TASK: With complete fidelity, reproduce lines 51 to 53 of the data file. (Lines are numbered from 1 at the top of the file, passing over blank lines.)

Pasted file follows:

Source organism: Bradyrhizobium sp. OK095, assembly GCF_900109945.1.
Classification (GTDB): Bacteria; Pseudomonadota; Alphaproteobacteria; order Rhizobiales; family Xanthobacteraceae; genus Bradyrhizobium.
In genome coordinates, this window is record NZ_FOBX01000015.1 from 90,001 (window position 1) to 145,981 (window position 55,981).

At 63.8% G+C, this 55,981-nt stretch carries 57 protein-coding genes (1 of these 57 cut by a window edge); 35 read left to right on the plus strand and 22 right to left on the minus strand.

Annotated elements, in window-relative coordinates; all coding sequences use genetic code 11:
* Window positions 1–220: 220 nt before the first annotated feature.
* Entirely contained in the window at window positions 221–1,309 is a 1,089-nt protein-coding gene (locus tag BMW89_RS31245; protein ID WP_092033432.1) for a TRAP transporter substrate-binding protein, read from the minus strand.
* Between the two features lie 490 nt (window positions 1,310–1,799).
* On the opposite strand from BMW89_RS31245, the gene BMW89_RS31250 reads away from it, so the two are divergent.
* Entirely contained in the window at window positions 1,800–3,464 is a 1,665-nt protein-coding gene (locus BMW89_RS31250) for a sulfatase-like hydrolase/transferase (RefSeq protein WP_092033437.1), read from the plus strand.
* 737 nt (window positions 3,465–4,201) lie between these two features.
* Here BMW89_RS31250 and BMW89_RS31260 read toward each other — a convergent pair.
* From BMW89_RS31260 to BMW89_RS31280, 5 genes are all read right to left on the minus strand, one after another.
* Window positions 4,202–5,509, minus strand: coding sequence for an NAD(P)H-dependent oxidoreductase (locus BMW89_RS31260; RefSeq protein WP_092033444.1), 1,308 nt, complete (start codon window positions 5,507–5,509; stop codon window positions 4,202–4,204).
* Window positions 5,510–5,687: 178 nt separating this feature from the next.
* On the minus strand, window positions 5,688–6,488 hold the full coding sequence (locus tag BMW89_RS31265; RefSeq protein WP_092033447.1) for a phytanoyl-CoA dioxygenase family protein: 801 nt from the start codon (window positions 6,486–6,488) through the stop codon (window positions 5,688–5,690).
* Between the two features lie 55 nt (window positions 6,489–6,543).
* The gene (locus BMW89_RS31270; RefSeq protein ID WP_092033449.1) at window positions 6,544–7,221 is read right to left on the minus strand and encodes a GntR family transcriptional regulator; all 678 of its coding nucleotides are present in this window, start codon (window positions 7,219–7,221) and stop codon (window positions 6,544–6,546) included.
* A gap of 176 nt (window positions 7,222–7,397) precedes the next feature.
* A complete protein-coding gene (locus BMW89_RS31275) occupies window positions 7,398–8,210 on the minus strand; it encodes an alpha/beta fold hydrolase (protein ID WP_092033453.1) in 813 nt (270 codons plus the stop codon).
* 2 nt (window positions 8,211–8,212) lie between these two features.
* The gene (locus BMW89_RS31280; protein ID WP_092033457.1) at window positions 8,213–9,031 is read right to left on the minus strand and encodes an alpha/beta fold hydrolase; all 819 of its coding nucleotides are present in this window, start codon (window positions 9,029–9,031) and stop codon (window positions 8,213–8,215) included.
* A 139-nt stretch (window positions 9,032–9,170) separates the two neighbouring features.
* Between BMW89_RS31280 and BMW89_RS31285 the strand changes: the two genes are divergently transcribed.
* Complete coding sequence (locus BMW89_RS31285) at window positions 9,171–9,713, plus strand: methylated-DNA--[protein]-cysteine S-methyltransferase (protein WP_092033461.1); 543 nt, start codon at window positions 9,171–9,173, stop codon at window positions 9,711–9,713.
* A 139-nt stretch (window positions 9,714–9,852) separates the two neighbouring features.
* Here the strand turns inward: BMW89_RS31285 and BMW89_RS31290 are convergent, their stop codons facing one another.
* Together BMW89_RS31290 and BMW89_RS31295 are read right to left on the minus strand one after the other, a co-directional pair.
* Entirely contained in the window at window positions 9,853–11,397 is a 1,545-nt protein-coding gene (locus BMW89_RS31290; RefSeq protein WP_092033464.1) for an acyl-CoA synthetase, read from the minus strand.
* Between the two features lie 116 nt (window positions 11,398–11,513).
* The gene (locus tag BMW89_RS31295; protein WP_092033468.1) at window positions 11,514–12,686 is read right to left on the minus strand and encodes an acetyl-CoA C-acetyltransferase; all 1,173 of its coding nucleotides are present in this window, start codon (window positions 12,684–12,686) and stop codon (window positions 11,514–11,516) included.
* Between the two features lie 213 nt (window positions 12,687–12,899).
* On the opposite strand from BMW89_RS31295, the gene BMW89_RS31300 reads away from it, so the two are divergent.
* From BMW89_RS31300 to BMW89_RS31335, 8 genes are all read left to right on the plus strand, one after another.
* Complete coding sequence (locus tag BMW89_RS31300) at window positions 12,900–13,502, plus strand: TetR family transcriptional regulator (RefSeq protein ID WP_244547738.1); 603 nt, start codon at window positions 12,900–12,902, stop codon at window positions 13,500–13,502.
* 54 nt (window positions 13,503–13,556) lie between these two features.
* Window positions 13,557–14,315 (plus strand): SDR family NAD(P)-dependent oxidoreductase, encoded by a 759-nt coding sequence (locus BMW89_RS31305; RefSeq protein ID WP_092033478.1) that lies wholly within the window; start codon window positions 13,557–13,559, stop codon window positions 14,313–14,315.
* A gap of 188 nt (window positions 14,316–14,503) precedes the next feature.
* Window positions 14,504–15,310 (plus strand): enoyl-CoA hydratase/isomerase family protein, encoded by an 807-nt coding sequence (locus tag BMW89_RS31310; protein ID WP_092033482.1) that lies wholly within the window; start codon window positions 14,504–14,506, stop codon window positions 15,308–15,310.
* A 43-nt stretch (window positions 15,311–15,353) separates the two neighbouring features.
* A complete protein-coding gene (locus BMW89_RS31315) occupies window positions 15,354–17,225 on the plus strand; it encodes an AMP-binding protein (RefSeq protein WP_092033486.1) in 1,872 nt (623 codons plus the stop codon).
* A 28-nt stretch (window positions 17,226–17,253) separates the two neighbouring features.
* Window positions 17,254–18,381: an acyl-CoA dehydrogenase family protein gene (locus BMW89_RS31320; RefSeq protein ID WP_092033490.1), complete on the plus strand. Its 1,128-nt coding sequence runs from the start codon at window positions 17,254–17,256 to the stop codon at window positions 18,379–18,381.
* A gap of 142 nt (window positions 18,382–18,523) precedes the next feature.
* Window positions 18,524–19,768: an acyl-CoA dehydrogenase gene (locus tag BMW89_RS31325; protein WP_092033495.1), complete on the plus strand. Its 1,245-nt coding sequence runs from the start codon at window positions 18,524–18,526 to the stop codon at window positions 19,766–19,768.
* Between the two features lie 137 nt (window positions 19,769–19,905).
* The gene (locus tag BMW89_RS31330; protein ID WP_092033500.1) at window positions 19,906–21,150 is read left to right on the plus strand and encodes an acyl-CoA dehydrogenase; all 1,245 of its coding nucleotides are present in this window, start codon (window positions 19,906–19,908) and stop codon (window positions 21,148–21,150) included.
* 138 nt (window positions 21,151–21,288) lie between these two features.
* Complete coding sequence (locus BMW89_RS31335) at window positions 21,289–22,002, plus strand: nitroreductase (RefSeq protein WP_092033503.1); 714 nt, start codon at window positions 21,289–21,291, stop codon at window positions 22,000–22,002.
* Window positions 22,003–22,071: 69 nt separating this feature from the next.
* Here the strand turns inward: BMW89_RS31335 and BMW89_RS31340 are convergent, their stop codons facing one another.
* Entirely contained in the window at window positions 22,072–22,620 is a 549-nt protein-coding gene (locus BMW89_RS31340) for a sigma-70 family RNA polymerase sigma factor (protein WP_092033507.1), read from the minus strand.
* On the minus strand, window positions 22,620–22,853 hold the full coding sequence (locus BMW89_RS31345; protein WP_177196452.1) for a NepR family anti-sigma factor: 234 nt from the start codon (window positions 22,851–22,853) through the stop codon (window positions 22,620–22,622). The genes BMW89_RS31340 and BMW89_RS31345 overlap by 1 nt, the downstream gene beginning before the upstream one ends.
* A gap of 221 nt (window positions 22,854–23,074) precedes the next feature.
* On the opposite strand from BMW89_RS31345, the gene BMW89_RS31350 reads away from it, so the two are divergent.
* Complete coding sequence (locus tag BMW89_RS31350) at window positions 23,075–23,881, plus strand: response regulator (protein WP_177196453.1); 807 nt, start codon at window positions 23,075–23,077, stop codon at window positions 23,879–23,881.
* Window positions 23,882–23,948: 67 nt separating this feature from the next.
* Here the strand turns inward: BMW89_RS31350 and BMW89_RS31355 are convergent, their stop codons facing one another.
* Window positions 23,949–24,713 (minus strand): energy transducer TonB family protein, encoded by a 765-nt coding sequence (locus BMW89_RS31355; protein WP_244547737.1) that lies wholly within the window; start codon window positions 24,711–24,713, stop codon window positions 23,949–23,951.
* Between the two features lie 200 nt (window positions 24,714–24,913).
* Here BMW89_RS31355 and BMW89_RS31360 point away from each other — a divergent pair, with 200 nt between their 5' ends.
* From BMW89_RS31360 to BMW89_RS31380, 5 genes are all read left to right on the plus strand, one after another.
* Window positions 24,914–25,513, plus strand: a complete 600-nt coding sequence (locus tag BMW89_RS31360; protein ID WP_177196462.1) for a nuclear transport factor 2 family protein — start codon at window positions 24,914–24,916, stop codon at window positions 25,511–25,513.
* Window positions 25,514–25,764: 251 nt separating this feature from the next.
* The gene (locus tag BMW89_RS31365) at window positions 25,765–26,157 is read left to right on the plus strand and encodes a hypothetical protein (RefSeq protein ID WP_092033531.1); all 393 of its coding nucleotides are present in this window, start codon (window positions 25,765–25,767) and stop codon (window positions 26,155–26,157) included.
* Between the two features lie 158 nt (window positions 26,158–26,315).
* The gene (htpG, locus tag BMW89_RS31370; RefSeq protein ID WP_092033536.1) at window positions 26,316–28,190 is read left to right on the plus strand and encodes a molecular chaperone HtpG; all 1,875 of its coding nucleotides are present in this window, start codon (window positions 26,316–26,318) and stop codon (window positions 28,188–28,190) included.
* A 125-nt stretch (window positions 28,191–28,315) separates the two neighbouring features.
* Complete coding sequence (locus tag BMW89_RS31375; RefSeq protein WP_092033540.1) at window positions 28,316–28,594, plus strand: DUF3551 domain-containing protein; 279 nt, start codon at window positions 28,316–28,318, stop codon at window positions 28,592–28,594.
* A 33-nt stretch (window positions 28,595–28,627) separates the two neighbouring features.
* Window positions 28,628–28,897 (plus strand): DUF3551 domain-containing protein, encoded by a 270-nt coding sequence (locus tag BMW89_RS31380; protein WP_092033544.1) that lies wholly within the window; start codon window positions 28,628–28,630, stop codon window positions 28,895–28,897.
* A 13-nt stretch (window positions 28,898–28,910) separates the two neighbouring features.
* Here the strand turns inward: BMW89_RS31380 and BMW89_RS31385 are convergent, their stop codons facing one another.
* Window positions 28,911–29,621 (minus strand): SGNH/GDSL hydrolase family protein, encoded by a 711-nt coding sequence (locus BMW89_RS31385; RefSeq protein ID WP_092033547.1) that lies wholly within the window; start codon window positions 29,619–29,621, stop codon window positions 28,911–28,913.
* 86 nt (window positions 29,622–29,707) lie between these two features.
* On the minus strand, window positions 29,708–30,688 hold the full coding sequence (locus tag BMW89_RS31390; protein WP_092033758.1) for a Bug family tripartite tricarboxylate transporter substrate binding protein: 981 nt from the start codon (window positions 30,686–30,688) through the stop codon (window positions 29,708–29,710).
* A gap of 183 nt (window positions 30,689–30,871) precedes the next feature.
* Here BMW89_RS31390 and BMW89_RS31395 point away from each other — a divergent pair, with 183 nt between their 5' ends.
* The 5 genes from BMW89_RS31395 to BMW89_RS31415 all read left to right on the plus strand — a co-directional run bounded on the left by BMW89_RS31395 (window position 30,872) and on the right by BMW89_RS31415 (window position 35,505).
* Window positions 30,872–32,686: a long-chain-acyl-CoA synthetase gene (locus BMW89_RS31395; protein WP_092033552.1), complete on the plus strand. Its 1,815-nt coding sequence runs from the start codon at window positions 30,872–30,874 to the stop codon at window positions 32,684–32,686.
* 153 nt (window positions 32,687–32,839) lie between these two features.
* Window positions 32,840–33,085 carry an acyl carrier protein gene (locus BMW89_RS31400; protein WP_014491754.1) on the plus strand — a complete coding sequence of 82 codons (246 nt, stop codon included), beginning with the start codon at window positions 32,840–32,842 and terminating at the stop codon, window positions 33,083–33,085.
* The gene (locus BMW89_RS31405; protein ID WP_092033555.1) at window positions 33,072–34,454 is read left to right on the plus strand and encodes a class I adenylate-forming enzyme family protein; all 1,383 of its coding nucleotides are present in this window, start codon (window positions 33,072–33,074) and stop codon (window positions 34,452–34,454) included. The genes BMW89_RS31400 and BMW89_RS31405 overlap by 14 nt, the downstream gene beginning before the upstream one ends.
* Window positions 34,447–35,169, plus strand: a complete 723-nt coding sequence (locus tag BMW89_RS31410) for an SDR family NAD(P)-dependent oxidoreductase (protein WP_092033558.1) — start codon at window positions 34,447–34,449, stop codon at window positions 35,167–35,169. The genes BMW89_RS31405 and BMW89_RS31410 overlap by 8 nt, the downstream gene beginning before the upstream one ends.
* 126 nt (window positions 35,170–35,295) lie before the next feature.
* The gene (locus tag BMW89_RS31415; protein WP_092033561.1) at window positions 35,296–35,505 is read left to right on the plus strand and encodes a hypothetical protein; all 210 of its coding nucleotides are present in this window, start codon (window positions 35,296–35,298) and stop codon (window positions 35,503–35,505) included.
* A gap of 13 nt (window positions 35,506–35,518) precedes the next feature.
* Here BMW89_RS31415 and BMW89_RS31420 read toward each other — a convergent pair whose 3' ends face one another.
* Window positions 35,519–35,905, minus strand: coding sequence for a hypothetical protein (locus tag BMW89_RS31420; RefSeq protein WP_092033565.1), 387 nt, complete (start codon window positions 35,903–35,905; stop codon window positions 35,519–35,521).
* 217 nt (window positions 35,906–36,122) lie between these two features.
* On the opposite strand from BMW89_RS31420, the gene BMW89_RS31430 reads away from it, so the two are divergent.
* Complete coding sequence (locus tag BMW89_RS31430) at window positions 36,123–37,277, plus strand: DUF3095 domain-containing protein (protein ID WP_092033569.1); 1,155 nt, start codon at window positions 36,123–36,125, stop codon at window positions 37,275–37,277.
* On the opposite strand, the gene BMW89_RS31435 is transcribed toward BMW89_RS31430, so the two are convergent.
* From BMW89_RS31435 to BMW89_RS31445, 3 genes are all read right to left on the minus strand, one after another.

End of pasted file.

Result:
* Here the strand turns inward: BMW89_RS31335 and BMW89_RS31340 are convergent, their stop codons facing one another.
* Entirely contained in the window at window positions 22,072–22,620 is a 549-nt protein-coding gene (locus BMW89_RS31340) for a sigma-70 family RNA polymerase sigma factor (protein WP_092033507.1), read from the minus strand.
* On the minus strand, window positions 22,620–22,853 hold the full coding sequence (locus BMW89_RS31345; protein WP_177196452.1) for a NepR family anti-sigma factor: 234 nt from the start codon (window positions 22,851–22,853) through the stop codon (window positions 22,620–22,622). The genes BMW89_RS31340 and BMW89_RS31345 overlap by 1 nt, the downstream gene beginning before the upstream one ends.